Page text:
Law School Case Brief
Costa v. Bos. Red Sox Baseball Club - 61 Mass. App. Ct. 299, 809 N.E.2d 1090 (2004)
Although an owner or possessor of land owes to all persons lawfully on the premises a common law duty of reasonable care to maintain the property in a reasonably safe condition and to warn visitors of any unreasonable dangers of which the landowner is aware or reasonably should be aware, the duty to warn does not extend to dangers that would be obvious to persons of average intelligence. Where a danger would be obvious to a person of ordinary perception and judgment, a landowner may reasonably assume that a visitor has knowledge of it and, therefore, any further warning would be an empty form that would not reduce the likelihood of resulting harm.
Plaintiff Jane Costa attended a baseball game at a stadium in which defendant Boston Red Sox Baseball Club participated. A foul ball struck plaintiff in the face, causing severe, permanent injuries. Plaintiff a negligence action against defendant in Massachusetts state court, seeking compensation for her injuries. Plaintiff contended that defendant was negligent in failing to warn spectators of the danger of being hit by a foul ball. The trial court granted defendant's motion for summary judgment.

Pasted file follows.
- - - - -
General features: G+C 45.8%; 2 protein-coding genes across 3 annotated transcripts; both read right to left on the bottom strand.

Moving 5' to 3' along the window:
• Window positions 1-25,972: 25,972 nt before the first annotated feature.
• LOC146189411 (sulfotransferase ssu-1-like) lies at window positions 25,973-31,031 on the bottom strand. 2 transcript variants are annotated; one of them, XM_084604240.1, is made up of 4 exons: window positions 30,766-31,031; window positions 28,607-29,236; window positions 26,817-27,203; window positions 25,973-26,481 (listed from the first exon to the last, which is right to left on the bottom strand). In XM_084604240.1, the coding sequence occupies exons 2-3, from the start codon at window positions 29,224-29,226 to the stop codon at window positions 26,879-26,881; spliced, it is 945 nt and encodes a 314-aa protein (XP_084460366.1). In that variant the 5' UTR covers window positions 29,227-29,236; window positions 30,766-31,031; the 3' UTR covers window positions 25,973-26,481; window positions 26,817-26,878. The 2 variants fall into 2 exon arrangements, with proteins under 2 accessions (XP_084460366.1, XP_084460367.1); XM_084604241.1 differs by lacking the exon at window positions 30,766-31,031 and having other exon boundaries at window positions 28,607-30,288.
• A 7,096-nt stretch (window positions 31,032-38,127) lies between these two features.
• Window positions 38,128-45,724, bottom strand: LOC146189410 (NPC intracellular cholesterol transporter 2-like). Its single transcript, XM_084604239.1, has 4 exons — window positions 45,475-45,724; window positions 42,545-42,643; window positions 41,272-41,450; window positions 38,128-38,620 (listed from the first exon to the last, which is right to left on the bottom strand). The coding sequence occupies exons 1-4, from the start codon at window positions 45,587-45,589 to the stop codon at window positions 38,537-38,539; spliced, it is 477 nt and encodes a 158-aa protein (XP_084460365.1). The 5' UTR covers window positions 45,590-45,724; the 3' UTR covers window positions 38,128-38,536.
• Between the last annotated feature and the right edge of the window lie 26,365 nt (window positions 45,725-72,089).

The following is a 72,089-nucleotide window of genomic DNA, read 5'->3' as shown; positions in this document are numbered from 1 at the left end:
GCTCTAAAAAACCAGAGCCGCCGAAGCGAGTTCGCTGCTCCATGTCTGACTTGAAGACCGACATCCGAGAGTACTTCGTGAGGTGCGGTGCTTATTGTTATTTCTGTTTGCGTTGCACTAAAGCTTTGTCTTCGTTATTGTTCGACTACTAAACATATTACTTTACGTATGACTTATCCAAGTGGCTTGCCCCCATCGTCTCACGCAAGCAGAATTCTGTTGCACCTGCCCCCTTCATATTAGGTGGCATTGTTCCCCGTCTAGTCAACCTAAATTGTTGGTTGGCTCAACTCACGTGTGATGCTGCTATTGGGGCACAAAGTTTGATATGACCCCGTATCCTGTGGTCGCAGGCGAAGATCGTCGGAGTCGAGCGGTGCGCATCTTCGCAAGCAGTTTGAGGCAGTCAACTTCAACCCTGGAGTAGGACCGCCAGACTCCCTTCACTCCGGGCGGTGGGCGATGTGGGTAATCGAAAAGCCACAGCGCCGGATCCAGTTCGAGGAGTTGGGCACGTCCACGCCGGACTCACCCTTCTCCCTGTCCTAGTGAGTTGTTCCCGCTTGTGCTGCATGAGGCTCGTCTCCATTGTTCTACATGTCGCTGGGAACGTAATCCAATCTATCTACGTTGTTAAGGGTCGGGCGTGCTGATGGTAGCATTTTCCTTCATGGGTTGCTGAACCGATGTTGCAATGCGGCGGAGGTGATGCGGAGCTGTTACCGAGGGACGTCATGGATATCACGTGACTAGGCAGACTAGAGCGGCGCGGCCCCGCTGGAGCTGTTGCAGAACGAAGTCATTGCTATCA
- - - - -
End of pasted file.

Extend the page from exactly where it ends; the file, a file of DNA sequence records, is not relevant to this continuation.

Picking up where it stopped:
Could defendant be compelled to compensate plaintiff for her injuries?
The appellate court affirmed the order of the trial court. The court was persuaded that the potential for a foul ball to enter the stands and injure a spectator who was seated in an unscreened area was, as a matter of law, sufficiently obvious that defendant reasonably could have concluded that a person of ordinary intelligence would have perceived the risk and needed no additional warning. The court held that defendant had no duty to warn plaintiff of the obvious danger of a foul ball being hit into the stands.
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